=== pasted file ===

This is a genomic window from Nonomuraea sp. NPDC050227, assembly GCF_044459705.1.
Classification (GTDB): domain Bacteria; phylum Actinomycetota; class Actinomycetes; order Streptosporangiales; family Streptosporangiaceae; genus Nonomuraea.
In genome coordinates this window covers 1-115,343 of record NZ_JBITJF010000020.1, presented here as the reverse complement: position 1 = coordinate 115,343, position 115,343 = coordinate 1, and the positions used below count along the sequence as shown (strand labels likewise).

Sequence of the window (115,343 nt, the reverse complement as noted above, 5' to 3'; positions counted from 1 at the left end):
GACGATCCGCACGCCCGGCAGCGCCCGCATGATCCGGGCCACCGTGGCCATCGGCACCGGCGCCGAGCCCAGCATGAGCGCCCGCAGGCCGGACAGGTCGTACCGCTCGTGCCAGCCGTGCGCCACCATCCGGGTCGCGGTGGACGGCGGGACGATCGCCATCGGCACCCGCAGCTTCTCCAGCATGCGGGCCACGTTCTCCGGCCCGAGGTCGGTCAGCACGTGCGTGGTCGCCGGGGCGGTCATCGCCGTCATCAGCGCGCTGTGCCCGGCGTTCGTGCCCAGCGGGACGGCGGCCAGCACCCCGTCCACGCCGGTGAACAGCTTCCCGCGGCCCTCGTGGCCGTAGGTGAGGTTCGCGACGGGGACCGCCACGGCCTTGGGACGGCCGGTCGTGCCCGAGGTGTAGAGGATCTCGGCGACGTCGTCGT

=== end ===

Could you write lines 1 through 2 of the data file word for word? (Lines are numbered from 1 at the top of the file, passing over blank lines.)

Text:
This is a genomic window from Nonomuraea sp. NPDC050227, assembly GCF_044459705.1.
Classification (GTDB): domain Bacteria; phylum Actinomycetota; class Actinomycetes; order Streptosporangiales; family Streptosporangiaceae; genus Nonomuraea.